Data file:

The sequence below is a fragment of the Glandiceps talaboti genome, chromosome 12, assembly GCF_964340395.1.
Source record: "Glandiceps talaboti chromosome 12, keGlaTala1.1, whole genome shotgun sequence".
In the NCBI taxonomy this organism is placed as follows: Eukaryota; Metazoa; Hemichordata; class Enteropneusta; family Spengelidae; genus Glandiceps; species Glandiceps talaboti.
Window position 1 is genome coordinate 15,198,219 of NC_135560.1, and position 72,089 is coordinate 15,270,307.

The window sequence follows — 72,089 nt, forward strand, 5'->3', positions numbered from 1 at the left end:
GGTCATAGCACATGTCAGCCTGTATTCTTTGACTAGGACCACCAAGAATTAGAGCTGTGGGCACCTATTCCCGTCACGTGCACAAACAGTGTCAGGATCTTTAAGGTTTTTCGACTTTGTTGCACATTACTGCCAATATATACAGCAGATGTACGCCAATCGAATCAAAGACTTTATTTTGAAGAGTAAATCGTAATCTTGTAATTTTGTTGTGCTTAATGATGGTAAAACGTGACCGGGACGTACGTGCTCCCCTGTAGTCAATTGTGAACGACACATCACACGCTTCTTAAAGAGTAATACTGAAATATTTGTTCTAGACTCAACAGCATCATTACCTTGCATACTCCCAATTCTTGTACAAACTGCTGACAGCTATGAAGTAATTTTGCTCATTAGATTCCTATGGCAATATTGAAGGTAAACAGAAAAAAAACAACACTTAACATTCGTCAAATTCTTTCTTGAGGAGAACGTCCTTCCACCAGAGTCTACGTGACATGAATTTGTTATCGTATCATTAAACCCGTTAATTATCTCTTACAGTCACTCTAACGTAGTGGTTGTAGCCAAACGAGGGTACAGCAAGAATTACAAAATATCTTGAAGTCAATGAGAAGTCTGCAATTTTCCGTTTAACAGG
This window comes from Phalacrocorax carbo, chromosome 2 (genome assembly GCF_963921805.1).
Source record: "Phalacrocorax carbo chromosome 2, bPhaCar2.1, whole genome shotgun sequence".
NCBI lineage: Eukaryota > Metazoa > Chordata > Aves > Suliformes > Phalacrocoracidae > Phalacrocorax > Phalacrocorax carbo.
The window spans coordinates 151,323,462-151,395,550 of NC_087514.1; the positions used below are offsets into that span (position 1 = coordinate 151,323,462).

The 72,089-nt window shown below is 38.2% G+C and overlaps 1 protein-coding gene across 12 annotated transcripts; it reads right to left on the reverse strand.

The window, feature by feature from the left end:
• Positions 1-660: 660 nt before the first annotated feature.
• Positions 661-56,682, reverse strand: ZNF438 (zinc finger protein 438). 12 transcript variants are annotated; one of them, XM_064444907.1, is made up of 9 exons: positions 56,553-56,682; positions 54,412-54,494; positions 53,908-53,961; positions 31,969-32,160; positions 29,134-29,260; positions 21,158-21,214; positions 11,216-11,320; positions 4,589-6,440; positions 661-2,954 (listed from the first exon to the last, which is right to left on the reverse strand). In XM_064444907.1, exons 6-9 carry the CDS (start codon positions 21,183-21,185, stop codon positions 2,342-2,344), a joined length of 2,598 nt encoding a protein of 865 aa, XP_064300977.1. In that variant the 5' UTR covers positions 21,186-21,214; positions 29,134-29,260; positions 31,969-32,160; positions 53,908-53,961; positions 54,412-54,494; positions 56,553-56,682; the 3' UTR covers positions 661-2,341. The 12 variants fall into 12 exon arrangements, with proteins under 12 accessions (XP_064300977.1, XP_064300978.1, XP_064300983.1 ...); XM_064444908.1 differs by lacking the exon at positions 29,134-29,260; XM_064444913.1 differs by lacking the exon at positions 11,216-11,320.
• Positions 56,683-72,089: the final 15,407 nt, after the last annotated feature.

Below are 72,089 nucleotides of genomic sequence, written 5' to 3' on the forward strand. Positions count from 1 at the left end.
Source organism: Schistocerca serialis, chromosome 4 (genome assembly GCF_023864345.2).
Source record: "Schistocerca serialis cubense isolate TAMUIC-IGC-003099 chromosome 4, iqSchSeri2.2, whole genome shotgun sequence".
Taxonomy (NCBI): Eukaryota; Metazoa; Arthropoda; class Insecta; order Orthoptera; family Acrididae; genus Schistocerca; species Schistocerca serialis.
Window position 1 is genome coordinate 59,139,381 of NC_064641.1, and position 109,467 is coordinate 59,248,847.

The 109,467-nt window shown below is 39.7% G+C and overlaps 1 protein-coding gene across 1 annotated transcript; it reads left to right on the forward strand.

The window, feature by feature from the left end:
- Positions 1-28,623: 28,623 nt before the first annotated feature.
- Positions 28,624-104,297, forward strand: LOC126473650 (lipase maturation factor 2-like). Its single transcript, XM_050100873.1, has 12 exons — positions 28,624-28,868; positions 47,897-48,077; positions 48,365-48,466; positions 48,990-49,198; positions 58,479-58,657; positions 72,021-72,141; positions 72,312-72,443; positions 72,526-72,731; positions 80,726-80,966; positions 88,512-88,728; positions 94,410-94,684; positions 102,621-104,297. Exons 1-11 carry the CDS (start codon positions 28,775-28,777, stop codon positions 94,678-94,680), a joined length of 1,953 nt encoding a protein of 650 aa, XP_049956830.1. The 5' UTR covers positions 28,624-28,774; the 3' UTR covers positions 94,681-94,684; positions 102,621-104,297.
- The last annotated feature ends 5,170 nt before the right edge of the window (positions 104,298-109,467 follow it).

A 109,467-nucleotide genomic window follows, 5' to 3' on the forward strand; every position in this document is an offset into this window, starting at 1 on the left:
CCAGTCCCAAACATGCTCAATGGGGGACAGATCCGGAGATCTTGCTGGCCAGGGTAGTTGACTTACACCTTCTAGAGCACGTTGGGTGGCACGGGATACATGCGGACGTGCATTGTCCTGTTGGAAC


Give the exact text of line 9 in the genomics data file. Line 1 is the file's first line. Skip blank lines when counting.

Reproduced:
NCBI lineage: Eukaryota > Metazoa > Chordata > Aves > Suliformes > Phalacrocoracidae > Phalacrocorax > Phalacrocorax carbo.